The masks, designed by Ching-Yi Ma, were constructed by Kevin Copenhaver from the Utah Shakespearean Festival.
The Greek production has another Shakespearean Festival connection as well. An original score for the chorus in "Oedipus" has been composed by Christine Frezza, who has composed music for the festival in Cedar City for the past six season. Frezza, a faculty member in the University of Pittsburgh, is also composer-in-residence for that city's Three Rivers Shakespeare Festival.
The cast for "Oedipus" includes Willard Knox as Oedipus, Kathy Williams as Jocasta, Jason Novak as Creon, Chris Borg as the priest, and Trevor Williams as Tiresias.
Performances will be 8:30 a.m. on Saturday and Sunday, Sept. 22-23 and 29-30, outdoors at Pioneer Trail State Park amphitheater, 2601 Sunnyside Ave. (at the mouth of Emigration Canyon across from Hogle Zoo).
The production will also tour five Utah locales as part of the Utah Arts Council's annual Utah Performing Arts tour. These dates and locations are:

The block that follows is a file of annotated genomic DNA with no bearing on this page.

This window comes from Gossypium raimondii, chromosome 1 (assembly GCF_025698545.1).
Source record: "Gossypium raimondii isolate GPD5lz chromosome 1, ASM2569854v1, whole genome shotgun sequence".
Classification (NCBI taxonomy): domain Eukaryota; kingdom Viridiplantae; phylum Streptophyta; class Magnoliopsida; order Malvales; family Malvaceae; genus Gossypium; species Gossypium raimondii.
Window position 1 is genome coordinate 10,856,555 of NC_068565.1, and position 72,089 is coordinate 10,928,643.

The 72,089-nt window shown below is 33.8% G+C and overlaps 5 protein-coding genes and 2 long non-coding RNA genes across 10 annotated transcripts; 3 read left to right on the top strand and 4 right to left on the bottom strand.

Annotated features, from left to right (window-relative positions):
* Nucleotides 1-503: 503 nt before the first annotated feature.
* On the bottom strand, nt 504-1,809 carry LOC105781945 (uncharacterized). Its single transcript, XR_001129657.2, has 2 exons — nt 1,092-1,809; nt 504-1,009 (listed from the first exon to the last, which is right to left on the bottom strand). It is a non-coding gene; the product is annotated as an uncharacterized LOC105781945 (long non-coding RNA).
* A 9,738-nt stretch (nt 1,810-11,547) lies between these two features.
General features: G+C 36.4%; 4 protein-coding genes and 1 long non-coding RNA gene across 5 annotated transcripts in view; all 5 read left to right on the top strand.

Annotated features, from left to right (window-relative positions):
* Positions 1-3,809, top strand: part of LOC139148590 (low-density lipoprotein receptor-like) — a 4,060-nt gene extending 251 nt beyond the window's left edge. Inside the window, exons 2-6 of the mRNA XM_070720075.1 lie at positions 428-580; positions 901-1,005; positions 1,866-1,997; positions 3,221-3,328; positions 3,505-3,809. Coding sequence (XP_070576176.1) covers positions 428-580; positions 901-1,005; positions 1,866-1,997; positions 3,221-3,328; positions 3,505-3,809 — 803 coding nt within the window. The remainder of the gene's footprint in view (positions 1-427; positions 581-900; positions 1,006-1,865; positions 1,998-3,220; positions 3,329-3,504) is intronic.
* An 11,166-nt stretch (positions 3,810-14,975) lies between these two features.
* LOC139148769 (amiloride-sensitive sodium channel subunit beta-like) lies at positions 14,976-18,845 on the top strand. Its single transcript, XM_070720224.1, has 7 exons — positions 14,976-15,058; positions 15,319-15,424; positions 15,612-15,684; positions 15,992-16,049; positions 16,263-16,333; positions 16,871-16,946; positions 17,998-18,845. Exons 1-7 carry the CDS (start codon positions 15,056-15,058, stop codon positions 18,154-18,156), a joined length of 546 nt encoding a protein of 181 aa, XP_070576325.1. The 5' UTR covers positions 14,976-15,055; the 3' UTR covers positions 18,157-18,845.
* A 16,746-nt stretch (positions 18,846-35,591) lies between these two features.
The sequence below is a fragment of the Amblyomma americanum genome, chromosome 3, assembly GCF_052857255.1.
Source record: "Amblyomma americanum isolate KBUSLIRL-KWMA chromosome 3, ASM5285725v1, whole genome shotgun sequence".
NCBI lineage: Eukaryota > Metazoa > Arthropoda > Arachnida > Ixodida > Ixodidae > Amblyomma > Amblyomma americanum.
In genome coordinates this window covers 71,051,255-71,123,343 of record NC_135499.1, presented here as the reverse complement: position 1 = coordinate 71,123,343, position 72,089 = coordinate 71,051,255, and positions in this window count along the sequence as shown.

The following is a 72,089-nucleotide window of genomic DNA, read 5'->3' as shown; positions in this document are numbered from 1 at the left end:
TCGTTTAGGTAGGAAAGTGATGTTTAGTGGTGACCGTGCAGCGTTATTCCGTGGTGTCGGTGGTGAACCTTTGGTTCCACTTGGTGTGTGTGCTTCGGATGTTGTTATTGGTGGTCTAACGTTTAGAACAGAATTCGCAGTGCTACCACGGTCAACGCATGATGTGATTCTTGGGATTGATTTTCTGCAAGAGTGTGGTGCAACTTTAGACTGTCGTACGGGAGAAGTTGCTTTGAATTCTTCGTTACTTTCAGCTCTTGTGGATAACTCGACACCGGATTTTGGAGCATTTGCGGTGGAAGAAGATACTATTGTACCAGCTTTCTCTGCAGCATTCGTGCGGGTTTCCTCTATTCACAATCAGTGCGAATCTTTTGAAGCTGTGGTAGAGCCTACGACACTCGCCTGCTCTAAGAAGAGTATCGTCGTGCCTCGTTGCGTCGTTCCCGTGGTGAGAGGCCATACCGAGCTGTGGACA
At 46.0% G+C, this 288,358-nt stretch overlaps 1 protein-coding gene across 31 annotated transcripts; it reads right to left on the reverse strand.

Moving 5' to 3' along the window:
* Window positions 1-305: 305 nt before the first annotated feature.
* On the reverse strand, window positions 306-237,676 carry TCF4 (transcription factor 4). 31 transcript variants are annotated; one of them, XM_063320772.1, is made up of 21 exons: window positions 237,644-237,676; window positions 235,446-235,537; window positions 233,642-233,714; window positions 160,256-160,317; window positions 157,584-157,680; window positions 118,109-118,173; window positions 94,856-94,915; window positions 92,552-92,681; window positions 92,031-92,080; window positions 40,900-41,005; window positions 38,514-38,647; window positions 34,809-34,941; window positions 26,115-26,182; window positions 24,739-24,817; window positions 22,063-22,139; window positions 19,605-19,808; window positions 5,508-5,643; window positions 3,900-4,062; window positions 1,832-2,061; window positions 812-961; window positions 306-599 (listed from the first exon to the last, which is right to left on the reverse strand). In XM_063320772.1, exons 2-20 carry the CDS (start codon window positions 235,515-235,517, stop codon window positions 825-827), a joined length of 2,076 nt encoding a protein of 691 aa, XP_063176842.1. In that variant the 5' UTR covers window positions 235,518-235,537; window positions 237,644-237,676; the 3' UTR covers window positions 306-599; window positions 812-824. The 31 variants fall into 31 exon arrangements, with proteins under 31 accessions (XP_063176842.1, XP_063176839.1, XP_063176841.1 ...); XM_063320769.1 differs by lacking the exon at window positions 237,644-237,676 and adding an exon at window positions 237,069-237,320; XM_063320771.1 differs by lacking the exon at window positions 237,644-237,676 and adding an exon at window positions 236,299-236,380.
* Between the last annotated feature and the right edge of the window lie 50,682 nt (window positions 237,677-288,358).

- Tuesday, Oct. 2, 7:30 p.m., Austad Auditorium, Weber State College, Ogden.
- Thursday, Oct. 4, 8 p.m., Joseph Crane Theatre, Snow College, Ephraim.
- Saturday, Oct. 6, 8:30 a.m., outdoors adjacent to Corona Arch, near Moab.
- Tuesday, Oct. 9, 7:30 p.m., Pardoe Drama Theatre, Brigham Young University, Provo.
- Wednesday, Oct. 10, 8 p.m., Morgan Theatre, Utah State University, Logan.
Note that the performance in Moab, like the four in Salt Lake City, is a traditional early-morning presentation, while the others are in the evening.
For further information about the performances or the pre-show lectures, call the University of Utah department of theater at 581-6448 or 581-5404.
All performances are free of charge, and tickets are not required.